Sunday, February 16, 2020

Potential Site in Albermarle County, VA

Reader Jackson Landers writes:

I've come across a site that I don't quite know what to make of and I would really appreciate your advice.
By way of background, I am a science journalist who wrote for Smithsonian Magazine for several years, a few years with Slate, some work for The Washington Post, etc.
This site is in the foothills of the Blue Ridge Mountains, about ten miles outside of Charlottesville, Virginia. It was first settled by Europeans around 1850. The Saponi occupied the area before being pushed out, and they were probably here since around 1200 CE, when they believe that they arrived and introduced agriculture to the people who were here before as hunter-gatherers.
There are at least 40 of these piles, spread out across a ribbon of area of approximately 12 acres.

Most of the stone piles in question here face west, over Ward's Creek, which typically runs year-round and probably contains eels, green sunfish, channel catfish in the spring and summer and perhaps shad 150 years ago before dams were built. The area faced on to is a broad flood plain, suitable for agriculture to the tune of about 200 acres with a small elevated tertiary bench area. There is room for a stockade typical of a Saponi village within the primary flood plain, but the elevated area would be a very tight fit for a stockade and village and more suitable for people passing through.
Around the site at high elevation are what I believe to be old pastures. Wire fence remains are in evidence, with stones littered across the the top of the knob and surrounding areas. There is no place within half a mile where a plow could be dragged due to the stones obvious on the surface. I've read the paper by Charity Moore and Victor Weiss which touches on the transformation of pastureland and the aggregations of stone that I find do not think to fit this model.
A few of the piles involve a base that is stacked in way that could not happen by chance, and I include photos to that effect. None of the stone piles include a visible quartz stone. I should mention that this area has some deposits of blue quartz that are not included visibly within the top layer of any of the piles. Nor are there any split stones in the area which could have involved a wedge.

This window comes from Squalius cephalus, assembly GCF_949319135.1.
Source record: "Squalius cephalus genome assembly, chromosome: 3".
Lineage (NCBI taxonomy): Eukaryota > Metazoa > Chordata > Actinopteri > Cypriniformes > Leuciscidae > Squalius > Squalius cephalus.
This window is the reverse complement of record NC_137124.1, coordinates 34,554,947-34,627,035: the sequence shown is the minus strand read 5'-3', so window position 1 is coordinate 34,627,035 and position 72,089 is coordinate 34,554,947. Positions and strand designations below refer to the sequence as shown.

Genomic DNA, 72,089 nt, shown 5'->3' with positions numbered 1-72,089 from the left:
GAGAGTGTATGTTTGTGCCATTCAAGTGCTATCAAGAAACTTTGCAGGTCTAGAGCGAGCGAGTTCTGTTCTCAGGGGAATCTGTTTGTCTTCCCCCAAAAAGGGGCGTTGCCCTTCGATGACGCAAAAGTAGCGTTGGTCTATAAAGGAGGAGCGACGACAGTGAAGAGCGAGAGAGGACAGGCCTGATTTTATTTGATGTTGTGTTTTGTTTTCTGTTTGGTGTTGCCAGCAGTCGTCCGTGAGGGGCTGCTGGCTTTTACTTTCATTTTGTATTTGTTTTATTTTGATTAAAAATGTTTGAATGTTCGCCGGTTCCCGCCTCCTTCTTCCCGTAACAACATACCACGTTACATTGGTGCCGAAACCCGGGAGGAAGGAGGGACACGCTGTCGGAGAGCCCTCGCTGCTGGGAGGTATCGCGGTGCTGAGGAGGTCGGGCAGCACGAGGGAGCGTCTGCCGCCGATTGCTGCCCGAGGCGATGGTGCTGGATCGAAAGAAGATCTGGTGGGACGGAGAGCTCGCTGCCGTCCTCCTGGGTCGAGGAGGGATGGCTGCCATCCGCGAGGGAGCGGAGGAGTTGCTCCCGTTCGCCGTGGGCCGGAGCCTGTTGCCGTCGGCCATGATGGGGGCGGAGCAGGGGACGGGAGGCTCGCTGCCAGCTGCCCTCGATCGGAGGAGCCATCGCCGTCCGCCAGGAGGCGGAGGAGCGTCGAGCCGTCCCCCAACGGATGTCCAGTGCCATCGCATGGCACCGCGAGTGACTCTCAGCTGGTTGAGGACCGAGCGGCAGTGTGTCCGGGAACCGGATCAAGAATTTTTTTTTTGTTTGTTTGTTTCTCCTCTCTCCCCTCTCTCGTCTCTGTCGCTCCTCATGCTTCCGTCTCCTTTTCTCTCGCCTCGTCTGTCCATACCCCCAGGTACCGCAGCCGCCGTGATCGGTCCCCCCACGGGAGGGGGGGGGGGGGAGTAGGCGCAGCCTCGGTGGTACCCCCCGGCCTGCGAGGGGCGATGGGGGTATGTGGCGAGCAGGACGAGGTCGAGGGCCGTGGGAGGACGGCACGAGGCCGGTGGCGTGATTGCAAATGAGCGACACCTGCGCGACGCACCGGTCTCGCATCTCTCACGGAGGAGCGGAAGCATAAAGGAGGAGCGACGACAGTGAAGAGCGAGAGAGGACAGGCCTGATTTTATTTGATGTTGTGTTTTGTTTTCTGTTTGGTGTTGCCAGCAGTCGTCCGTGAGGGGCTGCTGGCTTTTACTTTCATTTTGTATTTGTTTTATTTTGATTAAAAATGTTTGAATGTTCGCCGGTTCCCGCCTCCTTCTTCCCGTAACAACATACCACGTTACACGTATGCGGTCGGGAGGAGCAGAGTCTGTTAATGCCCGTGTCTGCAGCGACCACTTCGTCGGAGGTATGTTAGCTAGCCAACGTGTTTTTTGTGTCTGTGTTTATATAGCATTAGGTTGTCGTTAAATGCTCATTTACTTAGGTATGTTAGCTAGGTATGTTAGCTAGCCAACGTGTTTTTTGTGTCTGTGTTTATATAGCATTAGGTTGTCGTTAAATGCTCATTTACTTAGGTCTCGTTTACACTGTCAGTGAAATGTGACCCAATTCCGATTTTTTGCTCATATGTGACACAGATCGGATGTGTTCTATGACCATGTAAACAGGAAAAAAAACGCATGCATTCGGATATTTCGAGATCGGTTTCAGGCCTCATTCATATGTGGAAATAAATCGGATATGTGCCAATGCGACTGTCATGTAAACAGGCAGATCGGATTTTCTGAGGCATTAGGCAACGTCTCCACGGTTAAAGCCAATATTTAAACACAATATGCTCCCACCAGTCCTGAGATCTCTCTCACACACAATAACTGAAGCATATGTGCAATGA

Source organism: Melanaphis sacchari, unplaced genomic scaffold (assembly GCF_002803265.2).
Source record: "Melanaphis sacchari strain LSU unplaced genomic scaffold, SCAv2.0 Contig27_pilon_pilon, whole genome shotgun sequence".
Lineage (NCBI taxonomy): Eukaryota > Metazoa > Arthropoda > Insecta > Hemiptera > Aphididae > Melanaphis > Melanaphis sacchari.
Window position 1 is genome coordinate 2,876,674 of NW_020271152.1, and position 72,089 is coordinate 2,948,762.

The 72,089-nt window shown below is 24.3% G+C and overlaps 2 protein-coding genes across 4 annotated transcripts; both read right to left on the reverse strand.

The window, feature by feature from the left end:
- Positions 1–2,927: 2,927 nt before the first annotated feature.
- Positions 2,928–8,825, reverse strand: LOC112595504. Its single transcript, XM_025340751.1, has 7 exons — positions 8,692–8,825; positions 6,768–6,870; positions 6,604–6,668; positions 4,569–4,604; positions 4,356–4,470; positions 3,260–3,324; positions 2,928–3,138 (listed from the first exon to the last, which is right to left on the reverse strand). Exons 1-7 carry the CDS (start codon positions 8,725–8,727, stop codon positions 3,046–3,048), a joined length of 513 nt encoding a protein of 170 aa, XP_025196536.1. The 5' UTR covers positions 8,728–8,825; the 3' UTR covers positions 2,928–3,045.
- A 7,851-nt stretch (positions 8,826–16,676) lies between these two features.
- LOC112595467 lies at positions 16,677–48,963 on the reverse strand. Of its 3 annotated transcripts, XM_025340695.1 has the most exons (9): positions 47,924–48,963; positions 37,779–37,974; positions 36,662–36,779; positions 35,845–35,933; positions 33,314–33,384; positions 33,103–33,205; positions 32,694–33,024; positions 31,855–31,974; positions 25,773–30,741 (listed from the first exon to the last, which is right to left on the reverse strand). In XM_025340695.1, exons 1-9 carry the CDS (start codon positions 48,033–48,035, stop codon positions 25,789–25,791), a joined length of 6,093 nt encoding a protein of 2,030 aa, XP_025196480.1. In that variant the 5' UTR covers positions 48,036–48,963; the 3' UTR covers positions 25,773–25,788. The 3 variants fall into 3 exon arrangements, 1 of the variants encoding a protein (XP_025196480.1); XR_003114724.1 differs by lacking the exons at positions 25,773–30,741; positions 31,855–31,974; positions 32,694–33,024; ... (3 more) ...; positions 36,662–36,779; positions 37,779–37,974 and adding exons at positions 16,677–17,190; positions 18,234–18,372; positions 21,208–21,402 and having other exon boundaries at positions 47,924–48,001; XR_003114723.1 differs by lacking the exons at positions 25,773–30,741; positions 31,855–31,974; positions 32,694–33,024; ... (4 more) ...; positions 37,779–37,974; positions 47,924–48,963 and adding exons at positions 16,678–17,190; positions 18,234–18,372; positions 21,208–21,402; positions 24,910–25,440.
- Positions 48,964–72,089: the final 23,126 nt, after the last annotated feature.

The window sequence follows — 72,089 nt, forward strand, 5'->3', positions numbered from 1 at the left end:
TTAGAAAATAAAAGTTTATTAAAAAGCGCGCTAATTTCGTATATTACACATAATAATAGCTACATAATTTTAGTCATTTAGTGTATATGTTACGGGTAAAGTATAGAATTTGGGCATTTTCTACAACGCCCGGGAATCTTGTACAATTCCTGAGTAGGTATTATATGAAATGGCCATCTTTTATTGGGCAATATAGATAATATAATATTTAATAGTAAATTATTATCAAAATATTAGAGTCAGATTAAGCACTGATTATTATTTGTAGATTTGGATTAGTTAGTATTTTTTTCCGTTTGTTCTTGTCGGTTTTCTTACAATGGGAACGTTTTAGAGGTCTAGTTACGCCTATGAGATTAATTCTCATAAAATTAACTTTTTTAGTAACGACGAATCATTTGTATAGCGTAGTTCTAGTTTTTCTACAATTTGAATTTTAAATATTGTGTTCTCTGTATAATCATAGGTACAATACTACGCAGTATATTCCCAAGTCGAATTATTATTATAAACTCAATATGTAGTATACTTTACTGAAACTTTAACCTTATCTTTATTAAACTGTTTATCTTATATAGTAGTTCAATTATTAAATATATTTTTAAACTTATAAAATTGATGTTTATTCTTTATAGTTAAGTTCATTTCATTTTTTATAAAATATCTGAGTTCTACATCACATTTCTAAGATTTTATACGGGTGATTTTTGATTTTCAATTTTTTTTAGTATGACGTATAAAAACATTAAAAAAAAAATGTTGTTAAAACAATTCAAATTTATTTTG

I have searched the local stream beds for artifacts without result. Though I should say that I have never found a point in this area in spite of having lived, visited and camped here since I was 13 years old and never found a point. Perhaps they are here but I'm not quite programmed to see them. Getting the eyes for snakes, or deer, or mushrooms, or points seems to be an acquired skill. I can find deer or chantarelles, but perhaps points aren't in the algorithm here.
Any advice on how to proceed would be enormously appreciated.


pwax said...

I see what looks like a typical Native American site. Someday these things will not be unfamiliar.

Norman said...

I would have the landowner contact Moore and Weiss for advice.


Is this location east or west of Ballards Mill Road?

Jackson Landers said...

@Curtiss Hoffman, east. This may be important relative to the known stone tool workshop a few miles to the north of this area. During the next few weeks I intend to invite professional investigation by researchers associated with the team that excavated the known workshop, which took place over 20 years ago and I hope that some institutional memory may be involved. Since my initial message, I would revise my estimate to at least 60 stone piles associated with this site, with around five more that I think may be secondary post-colonial anthropgenic constructions.

The site is immediately adjacent to an area that includes a stream and flood plain with sufficient area to have plausibly supported 30-50 people engaged in a combination of farming with hunting and fishing for eels and shad. I have not been in a position to dig within the flood plain for pottery shards, points, stockade remains, or other evidence of prolonged occupation.